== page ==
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Goldman: Rates Remain Biased Higher Despite Twin Inflation Misses

US TSYS

Goldman Sachs note that “U.S. inflation cooled more than forecast in July. While a decline in headline CPI on account of lower gasoline prices was anticipated, there were surprises in a range of categories in the core measure, with lower airfares and used car prices contributing significantly to the softening. Trimmed measures remain elevated, however, and our economists note a sequentially slower but still elevated pace of shelter inflation. Overall, despite a “policy relief” trade playing out across asset classes following the CPI report, we do not believe the categories contributing to the downside surprise justify a relaxation of either Fed pricing (barring a lowering of the probability of a 75bp hike in September) or lower levels of rates at longer maturities.”

  • “Indeed, the repricing in the rates market has been more measured compared to other asset classes, with longer maturity yields drifting higher; this steepening is also apparent in OIS forwards. The move can be rationalized in the following way: a more rapid near-term deceleration in price pressures reduces the market-implied odds of large hikes, lowering pricing for some near-term meetings. However, given the continued tightening of the labor market and still sticky trimmed inflation measures, we believe the Fed will likely have to raise the policy rate at least to our economists’ baseline, if not more. Indeed, less front-loading of hikes could mean steepening either because it extends the hiking cycle or because a more measured pace of policy rate increases would allow the Fed to calibrate policy better.”
  • “The latter would reduce the risk of overshooting too far into restrictive territory, thereby lowering the odds of future cuts. If the coming months continue to feature a mix of stronger-than-expected growth/jobs data and rapidly cooling inflation with still sticky (large) components in the core measures, we could see front end forward curves steepen further. However, if as we expect, activity data weaken more than consensus, we could see a resumption of curve flattening.”
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Goldman Sachs note that “U.S. inflation cooled more than forecast in July. While a decline in headline CPI on account of lower gasoline prices was anticipated, there were surprises in a range of categories in the core measure, with lower airfares and used car prices contributing significantly to the softening. Trimmed measures remain elevated, however, and our economists note a sequentially slower but still elevated pace of shelter inflation. Overall, despite a “policy relief” trade playing out across asset classes following the CPI report, we do not believe the categories contributing to the downside surprise justify a relaxation of either Fed pricing (barring a lowering of the probability of a 75bp hike in September) or lower levels of rates at longer maturities.”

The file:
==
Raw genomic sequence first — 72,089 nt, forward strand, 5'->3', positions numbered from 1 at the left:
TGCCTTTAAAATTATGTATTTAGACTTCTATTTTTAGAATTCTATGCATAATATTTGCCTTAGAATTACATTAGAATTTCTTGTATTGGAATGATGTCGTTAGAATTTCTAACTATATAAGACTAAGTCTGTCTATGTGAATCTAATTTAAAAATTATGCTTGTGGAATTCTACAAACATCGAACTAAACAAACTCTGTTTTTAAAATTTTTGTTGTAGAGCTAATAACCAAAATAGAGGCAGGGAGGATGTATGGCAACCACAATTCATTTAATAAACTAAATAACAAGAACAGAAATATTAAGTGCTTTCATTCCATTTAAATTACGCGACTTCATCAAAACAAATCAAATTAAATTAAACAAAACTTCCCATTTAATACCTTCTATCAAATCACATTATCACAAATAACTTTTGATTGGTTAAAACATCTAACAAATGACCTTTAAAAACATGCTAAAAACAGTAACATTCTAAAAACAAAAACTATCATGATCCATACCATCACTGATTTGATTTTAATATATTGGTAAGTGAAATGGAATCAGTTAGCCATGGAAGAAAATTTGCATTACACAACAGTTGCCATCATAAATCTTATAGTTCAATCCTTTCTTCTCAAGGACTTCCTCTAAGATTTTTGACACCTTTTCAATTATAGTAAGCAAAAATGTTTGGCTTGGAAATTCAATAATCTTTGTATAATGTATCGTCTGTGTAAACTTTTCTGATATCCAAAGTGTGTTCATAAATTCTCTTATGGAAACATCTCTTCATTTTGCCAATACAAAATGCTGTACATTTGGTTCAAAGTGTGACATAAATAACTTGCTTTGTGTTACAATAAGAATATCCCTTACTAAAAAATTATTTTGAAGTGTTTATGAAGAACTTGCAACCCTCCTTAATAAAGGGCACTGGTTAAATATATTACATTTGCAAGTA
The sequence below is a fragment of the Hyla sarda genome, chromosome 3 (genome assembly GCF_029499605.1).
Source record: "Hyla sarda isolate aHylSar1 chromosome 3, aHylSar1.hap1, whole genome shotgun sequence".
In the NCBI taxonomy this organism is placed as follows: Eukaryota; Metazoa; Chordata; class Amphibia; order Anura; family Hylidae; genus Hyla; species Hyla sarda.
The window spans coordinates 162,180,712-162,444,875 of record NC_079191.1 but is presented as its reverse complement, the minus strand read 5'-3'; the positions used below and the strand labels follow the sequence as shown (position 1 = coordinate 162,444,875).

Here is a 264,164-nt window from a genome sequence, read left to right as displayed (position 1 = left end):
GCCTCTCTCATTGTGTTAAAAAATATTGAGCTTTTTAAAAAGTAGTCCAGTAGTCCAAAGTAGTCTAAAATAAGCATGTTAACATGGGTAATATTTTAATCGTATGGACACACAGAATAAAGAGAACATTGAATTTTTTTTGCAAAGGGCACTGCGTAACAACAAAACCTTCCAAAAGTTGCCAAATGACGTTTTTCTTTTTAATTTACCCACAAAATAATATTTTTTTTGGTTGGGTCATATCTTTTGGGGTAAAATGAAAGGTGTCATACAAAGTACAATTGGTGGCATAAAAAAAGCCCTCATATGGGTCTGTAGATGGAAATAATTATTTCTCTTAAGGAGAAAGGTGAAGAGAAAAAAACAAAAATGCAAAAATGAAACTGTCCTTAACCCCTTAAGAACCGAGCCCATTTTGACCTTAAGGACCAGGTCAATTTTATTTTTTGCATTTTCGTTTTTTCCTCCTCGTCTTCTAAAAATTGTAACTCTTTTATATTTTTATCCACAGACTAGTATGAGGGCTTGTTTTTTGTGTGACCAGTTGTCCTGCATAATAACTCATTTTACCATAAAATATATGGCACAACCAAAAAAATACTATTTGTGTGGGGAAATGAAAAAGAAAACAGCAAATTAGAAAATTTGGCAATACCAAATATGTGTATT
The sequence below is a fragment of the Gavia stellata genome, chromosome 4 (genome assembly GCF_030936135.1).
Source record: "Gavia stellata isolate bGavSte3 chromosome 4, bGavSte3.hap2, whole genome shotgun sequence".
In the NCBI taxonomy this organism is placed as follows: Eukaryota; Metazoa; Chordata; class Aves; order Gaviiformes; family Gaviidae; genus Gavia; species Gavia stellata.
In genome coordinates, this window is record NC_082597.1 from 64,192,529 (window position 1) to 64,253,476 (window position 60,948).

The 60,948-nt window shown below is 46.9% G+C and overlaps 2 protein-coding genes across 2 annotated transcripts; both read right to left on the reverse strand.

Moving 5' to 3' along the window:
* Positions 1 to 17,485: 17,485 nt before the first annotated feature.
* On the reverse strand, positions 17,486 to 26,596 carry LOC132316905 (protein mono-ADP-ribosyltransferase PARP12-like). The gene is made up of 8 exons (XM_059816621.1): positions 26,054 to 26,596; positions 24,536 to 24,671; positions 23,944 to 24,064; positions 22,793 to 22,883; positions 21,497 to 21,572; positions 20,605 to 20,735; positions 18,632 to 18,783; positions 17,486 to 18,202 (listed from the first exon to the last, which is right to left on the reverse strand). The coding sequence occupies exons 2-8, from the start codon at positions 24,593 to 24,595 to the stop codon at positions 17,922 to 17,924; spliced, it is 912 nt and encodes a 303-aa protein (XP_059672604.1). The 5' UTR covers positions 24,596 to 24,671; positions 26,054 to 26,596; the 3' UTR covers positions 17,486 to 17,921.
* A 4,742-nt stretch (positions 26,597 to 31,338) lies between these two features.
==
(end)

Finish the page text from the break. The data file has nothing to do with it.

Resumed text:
• “Indeed, the repricing in the rates market has been more measured compared to other asset classes, with longer maturity yields drifting higher; this steepening is also apparent in OIS forwards. The move can be rationalized in the following way: a more rapid near-term deceleration in price pressures reduces the market-implied odds of large hikes, lowering pricing for some near-term meetings. However, given the continued tightening of the labor market and still sticky trimmed inflation measures, we believe the Fed will likely have to raise the policy rate at least to our economists’ baseline, if not more. Indeed, less front-loading of hikes could mean steepening either because it extends the hiking cycle or because a more measured pace of policy rate increases would allow the Fed to calibrate policy better.”
  • “The latter would reduce the risk of overshooting too far into restrictive territory, thereby lowering the odds of future cuts. If the coming months continue to feature a mix of stronger-than-expected growth/jobs data and rapidly cooling inflation with still sticky (large) components in the core measures, we could see front end forward curves steepen further. However, if as we expect, activity data weaken more than consensus, we could see a resumption of curve flattening.”